Katherine Siswick-Clark and her son Christopher

Taking care of our injured wildlife

Wild Animal rehabilitation Centre (Wild ARC)host an open house

About 900 people gathered at the eighth annual Wild Animal Rehabilitation Centre’s open house to get a rare insider’s tour of the facilities on March 31 and April 1.

Groups were taken on one-hour-long tours covering avian and mammal wards, raptor flight pens, racoon nurseries and other medical facilities at the Metchosin location on 1020 Malloch Road.

Information on wild life rehabilitation, medical procedures and every day rehabilitation duties were also delivered to the public.

According to Kari Marks, manager at Wild ARC, there were about 20 wildlife animals onsite receiving care, but none were viewable to the public. The centre has had up to 300 animals at one given time, during the peak summer months.

Marks said the animals become very stressed when in the presence of people so public tours are not offered regularly.

“For one weekend a year, we hold an open house for people to come in and see what we can do,” Marks said. “We choose a time of year where there’s the fewest number of animals in care.”

The centre cares for injured, sick and orphaned babies of mammals, birds, raptors, reptiles and amphibians. Duration of stay can vary from one day to 10 months, depending on the injury.

Wild ARC does not have the appropriate permits or facilities to handle large carnivorous mammals like cougars, bears and wolves.

Animals are usually reported to Wild ARC by the public, which are then delivered to the centre or picked up. Residents can also drop off animals at the Central Victoria Animal Hospital for pick up by Wild ARC.

In 2011, 116 wild animals from Sooke were sent to Wild ARC for treatment. This year, only seven animals from the area have been admitted to the rehabilitation centre.

Nearly 2,000 animals of 128 different species were sent to Wild ARC in 2011. Over half of then animals were birds.

“Almost all animals I would say that come in have been impacted by humans in some respect, either hit by a car or caught by a domestic cat,” Marks said, but she added Vancouver Island residents are very conscious of co-existence.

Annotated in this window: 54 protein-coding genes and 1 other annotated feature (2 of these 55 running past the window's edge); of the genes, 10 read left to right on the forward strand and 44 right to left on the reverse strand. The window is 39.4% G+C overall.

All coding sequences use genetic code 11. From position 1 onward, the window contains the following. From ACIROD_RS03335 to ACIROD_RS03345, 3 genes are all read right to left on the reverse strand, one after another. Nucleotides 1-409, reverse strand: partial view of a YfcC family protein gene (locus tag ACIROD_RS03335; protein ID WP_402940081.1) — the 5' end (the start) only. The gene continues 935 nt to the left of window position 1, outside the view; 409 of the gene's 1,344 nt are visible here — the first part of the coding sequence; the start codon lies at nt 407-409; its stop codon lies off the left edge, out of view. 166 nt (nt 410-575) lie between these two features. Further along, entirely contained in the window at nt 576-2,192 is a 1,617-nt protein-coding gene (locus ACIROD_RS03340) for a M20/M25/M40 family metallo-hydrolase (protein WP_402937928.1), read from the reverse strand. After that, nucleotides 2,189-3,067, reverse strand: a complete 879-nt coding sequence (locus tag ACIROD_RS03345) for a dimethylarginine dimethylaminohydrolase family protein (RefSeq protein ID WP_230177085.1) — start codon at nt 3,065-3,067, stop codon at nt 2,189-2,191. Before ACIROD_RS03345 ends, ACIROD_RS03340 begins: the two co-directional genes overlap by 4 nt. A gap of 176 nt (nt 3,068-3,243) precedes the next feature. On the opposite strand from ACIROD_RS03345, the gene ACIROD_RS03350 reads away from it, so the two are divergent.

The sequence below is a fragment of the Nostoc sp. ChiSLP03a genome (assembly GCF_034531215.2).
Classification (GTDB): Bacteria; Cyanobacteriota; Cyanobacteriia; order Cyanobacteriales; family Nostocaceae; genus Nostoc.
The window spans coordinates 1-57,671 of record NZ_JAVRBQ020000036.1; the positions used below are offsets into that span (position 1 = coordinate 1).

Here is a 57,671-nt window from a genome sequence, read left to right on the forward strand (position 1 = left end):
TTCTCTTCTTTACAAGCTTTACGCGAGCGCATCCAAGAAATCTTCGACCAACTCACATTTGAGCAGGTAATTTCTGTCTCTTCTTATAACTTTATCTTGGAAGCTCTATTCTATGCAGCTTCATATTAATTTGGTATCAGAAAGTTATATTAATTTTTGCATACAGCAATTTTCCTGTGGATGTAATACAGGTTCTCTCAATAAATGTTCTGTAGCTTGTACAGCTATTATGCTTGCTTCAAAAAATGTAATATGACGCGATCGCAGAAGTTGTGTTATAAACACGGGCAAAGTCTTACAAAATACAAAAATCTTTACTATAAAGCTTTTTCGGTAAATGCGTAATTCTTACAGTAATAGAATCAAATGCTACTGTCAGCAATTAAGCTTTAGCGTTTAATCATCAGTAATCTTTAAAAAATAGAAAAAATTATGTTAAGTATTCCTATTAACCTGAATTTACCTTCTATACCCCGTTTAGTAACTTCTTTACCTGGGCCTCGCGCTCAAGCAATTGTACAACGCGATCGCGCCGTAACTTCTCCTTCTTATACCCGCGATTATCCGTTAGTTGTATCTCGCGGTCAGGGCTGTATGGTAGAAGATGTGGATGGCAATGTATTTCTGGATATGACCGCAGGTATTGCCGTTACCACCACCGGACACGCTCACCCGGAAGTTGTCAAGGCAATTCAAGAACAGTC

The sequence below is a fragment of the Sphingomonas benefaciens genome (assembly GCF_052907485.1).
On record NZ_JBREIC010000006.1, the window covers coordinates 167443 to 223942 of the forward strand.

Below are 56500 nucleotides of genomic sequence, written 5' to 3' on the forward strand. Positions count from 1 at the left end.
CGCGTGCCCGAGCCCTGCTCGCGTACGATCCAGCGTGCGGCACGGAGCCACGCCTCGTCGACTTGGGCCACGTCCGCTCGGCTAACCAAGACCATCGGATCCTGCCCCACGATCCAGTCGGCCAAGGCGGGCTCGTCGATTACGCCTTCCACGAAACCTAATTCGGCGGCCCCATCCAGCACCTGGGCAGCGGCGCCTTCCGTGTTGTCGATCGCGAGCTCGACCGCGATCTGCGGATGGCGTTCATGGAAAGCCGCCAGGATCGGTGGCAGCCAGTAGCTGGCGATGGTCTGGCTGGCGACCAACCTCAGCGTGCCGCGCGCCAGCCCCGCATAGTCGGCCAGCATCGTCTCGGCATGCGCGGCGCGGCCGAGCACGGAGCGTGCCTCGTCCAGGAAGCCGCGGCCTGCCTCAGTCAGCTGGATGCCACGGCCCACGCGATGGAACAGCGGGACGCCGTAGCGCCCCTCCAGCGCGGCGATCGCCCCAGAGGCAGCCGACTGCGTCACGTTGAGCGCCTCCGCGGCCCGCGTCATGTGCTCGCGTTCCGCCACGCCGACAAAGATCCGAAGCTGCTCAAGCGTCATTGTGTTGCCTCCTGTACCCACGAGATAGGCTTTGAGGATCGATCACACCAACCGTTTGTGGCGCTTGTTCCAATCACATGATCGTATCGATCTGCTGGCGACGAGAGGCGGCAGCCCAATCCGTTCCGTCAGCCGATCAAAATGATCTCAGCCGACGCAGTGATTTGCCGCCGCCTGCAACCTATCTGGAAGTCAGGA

“I’m really proud of people on Vancouver Island, they’re very environmentally aware and really do want to help,” Marks said.

That being said, Marks advised people to contact Wild ARC before bringing an animal in.

She said baby birds that appear to be stranded on land, are fledgings and learning how to take flight. If the parents are seen feeding the bird, then it is most likely fine.

Marks also said fawns seen left alone for extended periods of time should be left undisturbed. The mother leaves the fawn, returning periodically to care for it, because it would be highly vulnerable to predators on foot.

Last year, Wild ARC started a successful program to reunite mother deer and fawns that were removed from their nesting spots by concerned residents. Fawns were returned to the original site of removal, and rubbed with grass to remove human scent.  There was success in 20 of 25 cases.

According to Wild ARC documents, the centre has an operating cost of approximately $500,000.

The centre operates on 150 volunteers, eight staff and a caretaker. The Metchosin location is one of 39 facilities under the British Columbia Society for the Prevention of Cruelty to Animals (BSPCA).

Since opening in 1997, the centre has treated 25,000 animals.

Injured animals can be reported to Wild ARC at 250-478-9453.

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